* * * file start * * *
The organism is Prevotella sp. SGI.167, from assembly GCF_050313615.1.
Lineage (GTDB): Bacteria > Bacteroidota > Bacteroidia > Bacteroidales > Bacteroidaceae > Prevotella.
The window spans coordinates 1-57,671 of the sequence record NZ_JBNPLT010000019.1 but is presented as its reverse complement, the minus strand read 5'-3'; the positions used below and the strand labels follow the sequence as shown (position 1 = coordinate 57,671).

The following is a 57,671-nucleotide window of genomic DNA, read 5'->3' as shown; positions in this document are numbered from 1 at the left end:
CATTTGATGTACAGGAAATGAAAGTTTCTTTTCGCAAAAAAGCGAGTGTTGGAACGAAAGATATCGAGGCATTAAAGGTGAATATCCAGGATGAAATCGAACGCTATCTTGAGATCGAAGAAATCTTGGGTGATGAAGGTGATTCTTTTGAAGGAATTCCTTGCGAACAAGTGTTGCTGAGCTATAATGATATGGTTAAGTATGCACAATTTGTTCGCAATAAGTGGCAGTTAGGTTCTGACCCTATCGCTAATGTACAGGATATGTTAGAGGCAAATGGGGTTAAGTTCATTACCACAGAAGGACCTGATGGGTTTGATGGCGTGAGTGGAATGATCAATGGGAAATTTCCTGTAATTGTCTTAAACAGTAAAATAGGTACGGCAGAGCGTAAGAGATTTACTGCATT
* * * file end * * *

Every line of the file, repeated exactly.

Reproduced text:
The organism is Prevotella sp. SGI.167, from assembly GCF_050313615.1.
Lineage (GTDB): Bacteria > Bacteroidota > Bacteroidia > Bacteroidales > Bacteroidaceae > Prevotella.
The window spans coordinates 1-57,671 of the sequence record NZ_JBNPLT010000019.1 but is presented as its reverse complement, the minus strand read 5'-3'; the positions used below and the strand labels follow the sequence as shown (position 1 = coordinate 57,671).

The following is a 57,671-nucleotide window of genomic DNA, read 5'->3' as shown; positions in this document are numbered from 1 at the left end:
CATTTGATGTACAGGAAATGAAAGTTTCTTTTCGCAAAAAAGCGAGTGTTGGAACGAAAGATATCGAGGCATTAAAGGTGAATATCCAGGATGAAATCGAACGCTATCTTGAGATCGAAGAAATCTTGGGTGATGAAGGTGATTCTTTTGAAGGAATTCCTTGCGAACAAGTGTTGCTGAGCTATAATGATATGGTTAAGTATGCACAATTTGTTCGCAATAAGTGGCAGTTAGGTTCTGACCCTATCGCTAATGTACAGGATATGTTAGAGGCAAATGGGGTTAAGTTCATTACCACAGAAGGACCTGATGGGTTTGATGGCGTGAGTGGAATGATCAATGGGAAATTTCCTGTAATTGTCTTAAACAGTAAAATAGGTACGGCAGAGCGTAAGAGATTTACTGCATT